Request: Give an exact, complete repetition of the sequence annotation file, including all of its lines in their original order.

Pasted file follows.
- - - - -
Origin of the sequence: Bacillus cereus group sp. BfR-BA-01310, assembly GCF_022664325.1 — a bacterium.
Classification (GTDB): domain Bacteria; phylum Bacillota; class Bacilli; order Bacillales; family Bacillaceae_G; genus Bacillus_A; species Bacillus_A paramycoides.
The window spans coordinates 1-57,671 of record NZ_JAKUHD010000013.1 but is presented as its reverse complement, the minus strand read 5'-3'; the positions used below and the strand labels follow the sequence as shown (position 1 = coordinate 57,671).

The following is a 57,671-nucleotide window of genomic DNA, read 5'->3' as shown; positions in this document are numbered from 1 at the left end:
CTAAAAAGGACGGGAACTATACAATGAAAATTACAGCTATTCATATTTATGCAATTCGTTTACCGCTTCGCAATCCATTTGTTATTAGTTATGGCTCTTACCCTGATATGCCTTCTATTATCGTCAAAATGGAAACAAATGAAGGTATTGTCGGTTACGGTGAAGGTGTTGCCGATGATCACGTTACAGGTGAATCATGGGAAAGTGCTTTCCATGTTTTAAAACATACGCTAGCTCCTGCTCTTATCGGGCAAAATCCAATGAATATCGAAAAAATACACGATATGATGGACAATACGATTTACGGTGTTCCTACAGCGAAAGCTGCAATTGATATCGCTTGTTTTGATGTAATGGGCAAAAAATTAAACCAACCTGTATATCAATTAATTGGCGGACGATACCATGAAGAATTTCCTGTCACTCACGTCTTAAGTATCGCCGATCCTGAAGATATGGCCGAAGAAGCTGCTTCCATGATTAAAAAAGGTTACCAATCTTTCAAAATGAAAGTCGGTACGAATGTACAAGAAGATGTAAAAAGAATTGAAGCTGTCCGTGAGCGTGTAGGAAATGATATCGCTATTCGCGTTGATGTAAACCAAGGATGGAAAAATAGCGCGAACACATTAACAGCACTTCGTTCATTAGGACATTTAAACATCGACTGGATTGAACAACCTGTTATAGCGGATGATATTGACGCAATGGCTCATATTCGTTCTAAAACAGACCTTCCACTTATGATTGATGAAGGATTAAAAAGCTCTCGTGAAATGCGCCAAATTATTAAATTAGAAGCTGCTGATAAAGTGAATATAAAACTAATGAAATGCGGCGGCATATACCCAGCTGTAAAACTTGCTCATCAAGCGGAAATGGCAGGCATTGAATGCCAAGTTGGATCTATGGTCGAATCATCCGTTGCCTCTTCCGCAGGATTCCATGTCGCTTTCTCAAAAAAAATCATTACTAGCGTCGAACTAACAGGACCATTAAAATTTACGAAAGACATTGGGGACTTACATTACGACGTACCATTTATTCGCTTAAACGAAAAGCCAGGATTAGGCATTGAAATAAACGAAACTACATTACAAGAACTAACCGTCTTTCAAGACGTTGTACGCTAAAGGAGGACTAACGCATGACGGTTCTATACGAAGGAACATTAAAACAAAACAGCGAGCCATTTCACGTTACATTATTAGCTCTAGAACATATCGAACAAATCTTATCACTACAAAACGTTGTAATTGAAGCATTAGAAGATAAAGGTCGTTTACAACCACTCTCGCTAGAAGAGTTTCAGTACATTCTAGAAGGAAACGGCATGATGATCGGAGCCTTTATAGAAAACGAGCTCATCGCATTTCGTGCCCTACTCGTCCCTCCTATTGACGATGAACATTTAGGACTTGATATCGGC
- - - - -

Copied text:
Origin of the sequence: Bacillus cereus group sp. BfR-BA-01310, assembly GCF_022664325.1 — a bacterium.
Classification (GTDB): domain Bacteria; phylum Bacillota; class Bacilli; order Bacillales; family Bacillaceae_G; genus Bacillus_A; species Bacillus_A paramycoides.
The window spans coordinates 1-57,671 of record NZ_JAKUHD010000013.1 but is presented as its reverse complement, the minus strand read 5'-3'; the positions used below and the strand labels follow the sequence as shown (position 1 = coordinate 57,671).

The following is a 57,671-nucleotide window of genomic DNA, read 5'->3' as shown; positions in this document are numbered from 1 at the left end:
CTAAAAAGGACGGGAACTATACAATGAAAATTACAGCTATTCATATTTATGCAATTCGTTTACCGCTTCGCAATCCATTTGTTATTAGTTATGGCTCTTACCCTGATATGCCTTCTATTATCGTCAAAATGGAAACAAATGAAGGTATTGTCGGTTACGGTGAAGGTGTTGCCGATGATCACGTTACAGGTGAATCATGGGAAAGTGCTTTCCATGTTTTAAAACATACGCTAGCTCCTGCTCTTATCGGGCAAAATCCAATGAATATCGAAAAAATACACGATATGATGGACAATACGATTTACGGTGTTCCTACAGCGAAAGCTGCAATTGATATCGCTTGTTTTGATGTAATGGGCAAAAAATTAAACCAACCTGTATATCAATTAATTGGCGGACGATACCATGAAGAATTTCCTGTCACTCACGTCTTAAGTATCGCCGATCCTGAAGATATGGCCGAAGAAGCTGCTTCCATGATTAAAAAAGGTTACCAATCTTTCAAAATGAAAGTCGGTACGAATGTACAAGAAGATGTAAAAAGAATTGAAGCTGTCCGTGAGCGTGTAGGAAATGATATCGCTATTCGCGTTGATGTAAACCAAGGATGGAAAAATAGCGCGAACACATTAACAGCACTTCGTTCATTAGGACATTTAAACATCGACTGGATTGAACAACCTGTTATAGCGGATGATATTGACGCAATGGCTCATATTCGTTCTAAAACAGACCTTCCACTTATGATTGATGAAGGATTAAAAAGCTCTCGTGAAATGCGCCAAATTATTAAATTAGAAGCTGCTGATAAAGTGAATATAAAACTAATGAAATGCGGCGGCATATACCCAGCTGTAAAACTTGCTCATCAAGCGGAAATGGCAGGCATTGAATGCCAAGTTGGATCTATGGTCGAATCATCCGTTGCCTCTTCCGCAGGATTCCATGTCGCTTTCTCAAAAAAAATCATTACTAGCGTCGAACTAACAGGACCATTAAAATTTACGAAAGACATTGGGGACTTACATTACGACGTACCATTTATTCGCTTAAACGAAAAGCCAGGATTAGGCATTGAAATAAACGAAACTACATTACAAGAACTAACCGTCTTTCAAGACGTTGTACGCTAAAGGAGGACTAACGCATGACGGTTCTATACGAAGGAACATTAAAACAAAACAGCGAGCCATTTCACGTTACATTATTAGCTCTAGAACATATCGAACAAATCTTATCACTACAAAACGTTGTAATTGAAGCATTAGAAGATAAAGGTCGTTTACAACCACTCTCGCTAGAAGAGTTTCAGTACATTCTAGAAGGAAACGGCATGATGATCGGAGCCTTTATAGAAAACGAGCTCATCGCATTTCGTGCCCTACTCGTCCCTCCTATTGACGATGAACATTTAGGACTTGATATCGGC